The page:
Roundtable – 19/20 edtech vision with Matthew Venton

As schools, colleges and universities ready themselves for the 2019/20 year, what are their main edtech focuses?

The third in our series, Steve Wright speaks to Matthew Venton, deputy principal of Weydon School, Surrey.

Q. As schools, colleges and universities across the country ready themselves for the new academic year, what are their main edtech focuses?

I think most school leaders are concerned about their teachers’ workloads. Used well, technology can help reduce teaching workload through formative assessment tools such as Quizlet. Not only does it reduce teacher workload, it then aids lesson planning by using responsive teaching strategies to reduce the amount of time that students are waiting for feedback. Also, once one teacher in a curriculum area has made a quiz, it can then be shared across the whole curriculum area.

Q. What are educators most concerned about in terms of back of house/administrative/non-teaching tasks?

School management systems still do not deliver the simplicity that school leaders and teachers want. It should only take a couple of clicks to set a detention or run a report to see how many positive comments have been given – but the tech isn’t there yet.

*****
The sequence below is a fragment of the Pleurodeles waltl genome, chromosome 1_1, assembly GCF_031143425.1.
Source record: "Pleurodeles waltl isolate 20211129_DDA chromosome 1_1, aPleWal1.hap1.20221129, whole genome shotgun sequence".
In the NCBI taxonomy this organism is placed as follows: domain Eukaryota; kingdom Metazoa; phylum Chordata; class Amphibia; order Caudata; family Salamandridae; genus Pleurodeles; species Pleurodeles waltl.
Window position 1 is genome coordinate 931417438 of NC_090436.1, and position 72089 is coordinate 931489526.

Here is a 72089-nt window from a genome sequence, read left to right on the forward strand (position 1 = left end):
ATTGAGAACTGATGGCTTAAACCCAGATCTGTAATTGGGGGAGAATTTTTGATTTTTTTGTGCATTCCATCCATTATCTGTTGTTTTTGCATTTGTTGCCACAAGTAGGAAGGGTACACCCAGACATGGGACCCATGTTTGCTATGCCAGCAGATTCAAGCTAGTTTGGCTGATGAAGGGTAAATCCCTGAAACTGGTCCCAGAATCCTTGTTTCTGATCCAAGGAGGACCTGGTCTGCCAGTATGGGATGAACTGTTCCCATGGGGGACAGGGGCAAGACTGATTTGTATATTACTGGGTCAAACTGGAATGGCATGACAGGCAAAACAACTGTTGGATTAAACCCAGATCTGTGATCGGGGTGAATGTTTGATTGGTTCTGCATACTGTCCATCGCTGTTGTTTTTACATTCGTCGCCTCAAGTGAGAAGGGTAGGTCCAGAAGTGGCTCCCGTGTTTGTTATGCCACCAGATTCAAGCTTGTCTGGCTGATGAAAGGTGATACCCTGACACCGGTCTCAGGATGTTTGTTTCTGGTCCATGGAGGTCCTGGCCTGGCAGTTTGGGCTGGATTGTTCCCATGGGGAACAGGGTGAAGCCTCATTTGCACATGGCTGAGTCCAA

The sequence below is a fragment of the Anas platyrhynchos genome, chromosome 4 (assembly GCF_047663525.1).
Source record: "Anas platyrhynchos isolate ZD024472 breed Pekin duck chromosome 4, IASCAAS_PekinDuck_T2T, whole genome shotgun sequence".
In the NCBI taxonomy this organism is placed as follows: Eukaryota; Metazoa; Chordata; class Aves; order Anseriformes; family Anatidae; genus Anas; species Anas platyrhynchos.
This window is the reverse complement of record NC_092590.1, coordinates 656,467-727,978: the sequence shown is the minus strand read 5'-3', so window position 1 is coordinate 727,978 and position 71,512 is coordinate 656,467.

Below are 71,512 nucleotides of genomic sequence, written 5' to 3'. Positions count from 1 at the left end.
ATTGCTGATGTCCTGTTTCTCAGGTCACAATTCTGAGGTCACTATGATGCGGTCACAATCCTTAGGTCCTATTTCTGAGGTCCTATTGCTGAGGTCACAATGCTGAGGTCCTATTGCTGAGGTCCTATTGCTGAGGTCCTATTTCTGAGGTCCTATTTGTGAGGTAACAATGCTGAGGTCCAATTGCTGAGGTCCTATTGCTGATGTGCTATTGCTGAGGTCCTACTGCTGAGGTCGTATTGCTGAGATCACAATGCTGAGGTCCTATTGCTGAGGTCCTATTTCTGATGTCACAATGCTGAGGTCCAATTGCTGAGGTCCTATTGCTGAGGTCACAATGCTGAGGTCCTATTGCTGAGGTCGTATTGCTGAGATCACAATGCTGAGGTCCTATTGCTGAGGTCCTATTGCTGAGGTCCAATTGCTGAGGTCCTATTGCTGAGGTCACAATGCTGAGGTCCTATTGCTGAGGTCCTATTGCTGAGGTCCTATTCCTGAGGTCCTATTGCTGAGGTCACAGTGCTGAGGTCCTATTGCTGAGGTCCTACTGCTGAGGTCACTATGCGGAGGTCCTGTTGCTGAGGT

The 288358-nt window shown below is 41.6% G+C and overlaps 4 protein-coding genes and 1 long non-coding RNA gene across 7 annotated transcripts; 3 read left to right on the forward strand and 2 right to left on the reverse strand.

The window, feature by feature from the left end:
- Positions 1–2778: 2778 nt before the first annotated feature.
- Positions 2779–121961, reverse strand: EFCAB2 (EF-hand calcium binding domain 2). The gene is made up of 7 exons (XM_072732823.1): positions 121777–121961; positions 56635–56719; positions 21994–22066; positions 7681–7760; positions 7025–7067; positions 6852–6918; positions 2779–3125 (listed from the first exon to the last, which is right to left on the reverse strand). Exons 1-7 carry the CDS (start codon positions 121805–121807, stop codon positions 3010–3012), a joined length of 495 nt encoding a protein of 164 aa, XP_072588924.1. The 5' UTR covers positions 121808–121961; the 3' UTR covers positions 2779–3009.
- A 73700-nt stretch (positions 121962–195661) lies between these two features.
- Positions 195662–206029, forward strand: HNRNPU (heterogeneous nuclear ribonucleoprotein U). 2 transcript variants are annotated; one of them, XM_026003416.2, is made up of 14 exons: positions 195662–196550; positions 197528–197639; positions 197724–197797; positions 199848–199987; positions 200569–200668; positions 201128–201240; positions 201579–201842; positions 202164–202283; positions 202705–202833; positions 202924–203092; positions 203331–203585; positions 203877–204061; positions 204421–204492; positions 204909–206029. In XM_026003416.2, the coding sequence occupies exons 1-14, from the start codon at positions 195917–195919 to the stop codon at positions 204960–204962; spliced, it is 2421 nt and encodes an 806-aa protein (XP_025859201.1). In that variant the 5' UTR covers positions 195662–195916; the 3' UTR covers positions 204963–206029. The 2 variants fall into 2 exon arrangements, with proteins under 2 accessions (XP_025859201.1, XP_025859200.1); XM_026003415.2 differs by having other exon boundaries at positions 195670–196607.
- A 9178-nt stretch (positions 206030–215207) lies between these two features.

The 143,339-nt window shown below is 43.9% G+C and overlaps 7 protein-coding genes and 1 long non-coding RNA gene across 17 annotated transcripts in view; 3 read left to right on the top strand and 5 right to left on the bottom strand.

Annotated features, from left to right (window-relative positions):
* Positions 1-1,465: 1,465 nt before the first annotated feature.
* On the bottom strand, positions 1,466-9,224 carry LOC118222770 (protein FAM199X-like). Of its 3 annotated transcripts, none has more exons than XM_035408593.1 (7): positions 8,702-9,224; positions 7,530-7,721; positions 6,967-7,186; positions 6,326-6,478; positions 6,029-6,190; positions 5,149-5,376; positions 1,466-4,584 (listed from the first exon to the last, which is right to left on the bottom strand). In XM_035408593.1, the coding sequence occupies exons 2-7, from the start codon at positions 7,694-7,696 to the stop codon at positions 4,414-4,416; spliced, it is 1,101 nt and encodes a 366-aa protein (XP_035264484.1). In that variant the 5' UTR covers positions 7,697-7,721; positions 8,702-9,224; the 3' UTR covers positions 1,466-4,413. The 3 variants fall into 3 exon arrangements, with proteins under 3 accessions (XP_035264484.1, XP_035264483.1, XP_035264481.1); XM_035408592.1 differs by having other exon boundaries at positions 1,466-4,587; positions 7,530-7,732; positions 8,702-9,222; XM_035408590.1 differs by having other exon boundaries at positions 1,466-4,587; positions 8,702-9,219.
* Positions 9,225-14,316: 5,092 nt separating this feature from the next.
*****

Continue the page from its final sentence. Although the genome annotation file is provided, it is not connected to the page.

Q. Which edtech products and services are garnering most excitement?

Seneca Learning has appeared out of nowhere this year and has proven to be extremely teacher- and student-friendly. Quizlet is extremely popular with both students and staff, due to its millions of customisable study sets that can be put to use right away as study activities and in-class games. And Quizizz’s integration with Google Classroom is an interesting development.

Q. What edtech topics are at the top of the agenda right now?

The constant integration and improvement of Google Classroom. Algorithms built into quizzing platforms to encourage daily/weekly/monthly reviews, high success rates and independent practice. 

After that, prompting teachers to set, and students to complete, the quizzes would be the next step. A non-education app like Duolingo does this very well. 

It would also be good to see more microphone features being built into apps.

Further reading


Forbes magazine: Does Education Technology Help Students Learn?

Jisc’s Janet Network:

Imperial College Edtech Lab:

European Edtech Network: